However, I am still unsure how or where I am supposed to describe the functionality that a method of a class offers.
In code, I would simply put a docblock above a method in which I describe that method's purpose. Where would I put that information in a UML diagram?
Use good names
UML is a modeling language that is visual, generally more so than source code. However, good naming strategies apply equally to class methods, regardless of representation (UML or source code). A good name captures the "what" of a method. Usually, this name is going to fit well with the name of the class. It's the principle of strong (high) cohesion.
If you use good names, you won't need much explaining! I'd suggest using the source code to comment things like authors who modified the code, dates, etc.
You can apply refactoring to UML models (e.g., sequence diagrams which results in new class diagrams), just as you do with source. Renaming methods as well as extracting methods is a way to make your solution more understandable (and even more reusable). Again, this goes along the lines of high cohesion. Beware, however, that as you refactor, the docblocks you wrote (in text) will not update themselves. It's easy for the solution to become inconsistent with your docblock.
So I am wondering: How would I 'translate' a docblock description into UML?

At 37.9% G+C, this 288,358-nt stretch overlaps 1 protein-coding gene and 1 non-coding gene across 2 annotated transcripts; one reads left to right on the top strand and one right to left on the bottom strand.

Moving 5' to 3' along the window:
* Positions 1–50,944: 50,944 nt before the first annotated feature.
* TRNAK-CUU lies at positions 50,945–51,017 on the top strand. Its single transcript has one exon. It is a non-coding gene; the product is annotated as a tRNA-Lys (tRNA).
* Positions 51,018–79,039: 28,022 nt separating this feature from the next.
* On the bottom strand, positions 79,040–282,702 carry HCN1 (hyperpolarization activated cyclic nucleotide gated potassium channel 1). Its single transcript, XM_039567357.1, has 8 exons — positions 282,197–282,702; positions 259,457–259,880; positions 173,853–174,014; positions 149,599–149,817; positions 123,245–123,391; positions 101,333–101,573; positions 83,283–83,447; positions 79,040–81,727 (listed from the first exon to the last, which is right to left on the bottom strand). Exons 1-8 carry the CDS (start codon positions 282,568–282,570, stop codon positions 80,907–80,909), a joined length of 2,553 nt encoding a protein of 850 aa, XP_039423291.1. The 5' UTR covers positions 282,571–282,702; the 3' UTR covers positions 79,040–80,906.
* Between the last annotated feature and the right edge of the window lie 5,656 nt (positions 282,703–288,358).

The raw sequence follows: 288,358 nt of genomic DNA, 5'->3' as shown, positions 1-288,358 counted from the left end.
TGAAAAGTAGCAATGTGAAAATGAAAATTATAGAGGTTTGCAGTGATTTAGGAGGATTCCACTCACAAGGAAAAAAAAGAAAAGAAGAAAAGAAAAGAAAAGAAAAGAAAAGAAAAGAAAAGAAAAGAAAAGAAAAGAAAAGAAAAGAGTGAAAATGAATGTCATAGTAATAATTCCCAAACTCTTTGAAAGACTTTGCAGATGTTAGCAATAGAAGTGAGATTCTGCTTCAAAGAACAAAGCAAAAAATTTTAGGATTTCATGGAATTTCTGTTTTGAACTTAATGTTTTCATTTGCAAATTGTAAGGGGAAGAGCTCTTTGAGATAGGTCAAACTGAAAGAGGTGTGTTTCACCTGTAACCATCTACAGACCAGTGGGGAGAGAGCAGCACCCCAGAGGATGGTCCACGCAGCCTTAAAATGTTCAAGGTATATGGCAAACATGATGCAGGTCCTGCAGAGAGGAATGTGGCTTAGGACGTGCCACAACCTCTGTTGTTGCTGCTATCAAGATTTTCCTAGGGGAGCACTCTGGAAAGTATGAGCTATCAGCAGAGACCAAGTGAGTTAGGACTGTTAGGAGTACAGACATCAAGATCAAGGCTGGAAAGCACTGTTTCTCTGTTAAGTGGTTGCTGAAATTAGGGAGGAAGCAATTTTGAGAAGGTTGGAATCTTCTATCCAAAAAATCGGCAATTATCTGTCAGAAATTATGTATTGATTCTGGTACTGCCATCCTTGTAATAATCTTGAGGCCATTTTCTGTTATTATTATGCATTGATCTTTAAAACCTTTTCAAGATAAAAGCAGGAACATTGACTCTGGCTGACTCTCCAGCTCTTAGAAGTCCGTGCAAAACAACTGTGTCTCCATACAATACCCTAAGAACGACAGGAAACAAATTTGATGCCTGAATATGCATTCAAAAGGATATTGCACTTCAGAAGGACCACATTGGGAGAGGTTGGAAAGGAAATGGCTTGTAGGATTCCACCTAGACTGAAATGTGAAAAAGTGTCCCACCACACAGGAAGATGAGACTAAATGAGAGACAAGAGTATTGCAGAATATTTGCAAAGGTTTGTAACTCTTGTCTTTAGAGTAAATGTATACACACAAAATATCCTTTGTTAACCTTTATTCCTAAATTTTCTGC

Docblock descriptions are basically comments. The best way to write comments is a controversial topic in software engineering, since it's very easy for comments to become inconsistent with the code (or the model, if you're using UML).
Sequence diagrams for a method will show the "how" of the method, and are better than any docblock because they're visual and should be consistent with the actual solution. Some UML tools allow generation of sequence diagrams from the source code (or vice versa), so you can see immediately how a method works. However, the quality of this generation is subject to the tool and the complexity of the method.
If your method is really doing something not obvious, a UML note would be a good way to show those things, just as line comments are used in a programming language. Here's an example from Craig Larman's Applying UML and patterns book: